Forward Thinking: FCC Plans Ahead for Importers, Aims to Saves Trees

Import declaration rules waived for second half of 2016 Regular visitors to CommLawBlog know that the FCC maintains technical rules for radio transmitters and certain other equipment. These rules typically specify power, bandwidth, frequency stability, out-of-band emissions – that sort of thing. They’re intended to minimize the likelihood that a device will cause unwanted interference … Continue Reading

“Enhanced” Interference Complaint Process: Your Complaint is Important to Us; Please Remain on the Line.

As Field Offices are shuttered, Enforcement Bureau touts improved “transparency, consistency, and predictability” in complaint responses. As we reported in July, the FCC is saying sayonara to 11 of its 24 Field Offices. Also as we reported, when it announced that cut-back on July 16, the Commission committed to issuing, within six weeks, “new procedures … Continue Reading

2015 Reg Fees Set, Payment Deadline Announced, Fee Filer Open (for now)

Fire up your computer, free up some space on your credit cards and get your FRN information ready – you’ve got until SEPTEMBER 24, 2015 to get your reg fees paid … but don’t count on paying between 6:00 p.m., September 2 and 8:00 a.m., September 8. And we thought last year – when the … Continue Reading

Update: Comment Deadlines Extended in Equipment Authorization, E-Labeling Proceeding

When he reported on the FCC’s proposal to overhaul its equipment authorization processes, our colleague Mitchell Lazarus observed that, “[f]or an NPRM of this scope and complexity, the comment periods are brutally short.” He was not alone in that view. The Telecommunications Industry Association, the Information Technology Industry Council, the Consumer Electronics Association and the … Continue Reading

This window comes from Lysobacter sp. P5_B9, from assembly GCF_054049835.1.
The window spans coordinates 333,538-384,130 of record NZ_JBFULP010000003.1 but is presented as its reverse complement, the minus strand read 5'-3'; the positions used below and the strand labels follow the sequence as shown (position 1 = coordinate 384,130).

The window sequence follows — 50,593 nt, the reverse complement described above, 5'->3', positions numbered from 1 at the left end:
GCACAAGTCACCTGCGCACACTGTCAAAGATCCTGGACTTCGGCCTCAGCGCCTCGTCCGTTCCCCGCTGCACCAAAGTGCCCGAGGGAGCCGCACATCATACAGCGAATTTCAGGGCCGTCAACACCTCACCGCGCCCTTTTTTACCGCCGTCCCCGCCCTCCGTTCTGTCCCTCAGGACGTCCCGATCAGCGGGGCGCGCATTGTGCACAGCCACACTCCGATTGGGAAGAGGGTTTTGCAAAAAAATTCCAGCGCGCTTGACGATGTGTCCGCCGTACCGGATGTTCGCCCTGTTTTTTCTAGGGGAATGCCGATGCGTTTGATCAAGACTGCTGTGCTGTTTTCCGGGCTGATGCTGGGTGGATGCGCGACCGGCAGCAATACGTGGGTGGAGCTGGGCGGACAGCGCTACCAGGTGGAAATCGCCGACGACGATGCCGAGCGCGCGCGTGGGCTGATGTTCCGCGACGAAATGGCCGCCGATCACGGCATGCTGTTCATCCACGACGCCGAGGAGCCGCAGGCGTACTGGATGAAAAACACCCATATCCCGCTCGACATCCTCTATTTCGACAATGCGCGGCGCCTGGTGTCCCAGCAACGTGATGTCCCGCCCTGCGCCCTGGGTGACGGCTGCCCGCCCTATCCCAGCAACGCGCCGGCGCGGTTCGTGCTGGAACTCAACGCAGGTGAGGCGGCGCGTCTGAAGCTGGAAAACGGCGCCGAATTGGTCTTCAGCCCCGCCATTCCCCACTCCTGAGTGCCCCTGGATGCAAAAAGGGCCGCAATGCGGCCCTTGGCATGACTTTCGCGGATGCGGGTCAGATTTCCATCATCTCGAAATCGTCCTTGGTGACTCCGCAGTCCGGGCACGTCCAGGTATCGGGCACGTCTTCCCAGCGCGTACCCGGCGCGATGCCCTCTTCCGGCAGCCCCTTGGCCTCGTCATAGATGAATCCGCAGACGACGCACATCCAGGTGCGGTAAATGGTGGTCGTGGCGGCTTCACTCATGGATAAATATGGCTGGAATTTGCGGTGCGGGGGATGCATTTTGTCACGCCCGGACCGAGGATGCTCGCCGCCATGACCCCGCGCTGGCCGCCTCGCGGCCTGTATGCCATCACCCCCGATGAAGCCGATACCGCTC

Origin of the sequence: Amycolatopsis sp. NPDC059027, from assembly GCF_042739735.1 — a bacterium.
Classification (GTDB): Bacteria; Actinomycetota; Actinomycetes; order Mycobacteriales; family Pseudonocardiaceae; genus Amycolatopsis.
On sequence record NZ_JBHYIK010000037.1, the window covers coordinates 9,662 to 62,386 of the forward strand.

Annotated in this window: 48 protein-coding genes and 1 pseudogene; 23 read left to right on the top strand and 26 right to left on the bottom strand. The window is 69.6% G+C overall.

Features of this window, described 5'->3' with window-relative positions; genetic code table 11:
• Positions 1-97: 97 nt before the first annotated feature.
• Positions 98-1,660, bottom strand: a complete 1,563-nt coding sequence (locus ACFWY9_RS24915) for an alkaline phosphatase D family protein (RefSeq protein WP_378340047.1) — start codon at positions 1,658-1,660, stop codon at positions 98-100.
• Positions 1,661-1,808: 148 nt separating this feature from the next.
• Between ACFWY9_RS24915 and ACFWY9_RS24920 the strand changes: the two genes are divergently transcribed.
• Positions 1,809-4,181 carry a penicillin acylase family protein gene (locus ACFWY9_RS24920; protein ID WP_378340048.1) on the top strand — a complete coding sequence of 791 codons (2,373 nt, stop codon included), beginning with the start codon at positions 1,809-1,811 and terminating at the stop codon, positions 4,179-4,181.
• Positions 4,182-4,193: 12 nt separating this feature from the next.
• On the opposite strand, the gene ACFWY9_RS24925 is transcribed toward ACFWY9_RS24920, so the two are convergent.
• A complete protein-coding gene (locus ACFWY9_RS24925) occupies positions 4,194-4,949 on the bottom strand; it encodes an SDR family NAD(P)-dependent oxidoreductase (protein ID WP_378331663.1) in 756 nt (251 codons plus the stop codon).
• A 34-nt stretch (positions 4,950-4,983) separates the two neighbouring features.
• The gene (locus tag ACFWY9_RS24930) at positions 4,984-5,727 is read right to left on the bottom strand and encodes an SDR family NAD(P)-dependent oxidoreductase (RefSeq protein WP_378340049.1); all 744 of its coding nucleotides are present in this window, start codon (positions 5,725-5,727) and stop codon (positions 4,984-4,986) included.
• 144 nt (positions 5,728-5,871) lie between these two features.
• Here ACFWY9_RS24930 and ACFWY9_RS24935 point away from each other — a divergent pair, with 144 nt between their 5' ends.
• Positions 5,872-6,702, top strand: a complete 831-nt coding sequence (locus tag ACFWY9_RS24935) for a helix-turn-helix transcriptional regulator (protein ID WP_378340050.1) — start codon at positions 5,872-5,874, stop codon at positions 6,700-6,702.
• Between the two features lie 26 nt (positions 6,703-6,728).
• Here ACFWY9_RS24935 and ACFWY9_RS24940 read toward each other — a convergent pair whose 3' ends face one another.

FCC to Rest of World: Take an Extra Long Labor Day Weekend … and Keep Your Fingers Crossed

Commission extends due dates in advance of upgrade of all electronic filing systems and electronic dockets. If you’ve got something due to be filed at the FCC between September 2-8, 2015, you just got an extension … to September 9. Happy Labor Day! For this you can thank the Commission’s IT gurus, who are going … Continue Reading

Update: Comment Deadlines Set in Equipment Authorization, E-Labeling Proceeding

We recently reported on the FCC’s proposal to overhaul its equipment authorization processes. (Also as we reported separately just yesterday, that proposal includes provisions for possible expansion of the FCC’s e-labeling rules as mandated by Congress.) The Notice of Proposed Rulemaking has now made it into the Federal Register which, as we all know, means … Continue Reading

Expansion of Electronic Labeling Options Out for Comment

Following Congressional directive, FCC would allow e-labeling for most devices with integrated electronic displays. As attentive readers will recall, late last year Congress passed the E-LABEL Act (yes, that is indeed an acronym; it stands for “the Enhance Labeling, Accessing, and Branding of Electronic Licenses Act”). That Act directed the FCC to provide some means … Continue Reading

FilmOn Takes a Big Step Closer to Section 111 Eligibility

Federal judge in California declares Aereo clone potentially eligible for compulsory copyright license. Sometimes, getting there first doesn’t mean that you’re the winner. Just look at Aereo, whose innovative technology was going to revolutionize the delivery of video programming. Although supposedly embraced by the consuming public, Aereo was sued for copyright infringement by lots of … Continue Reading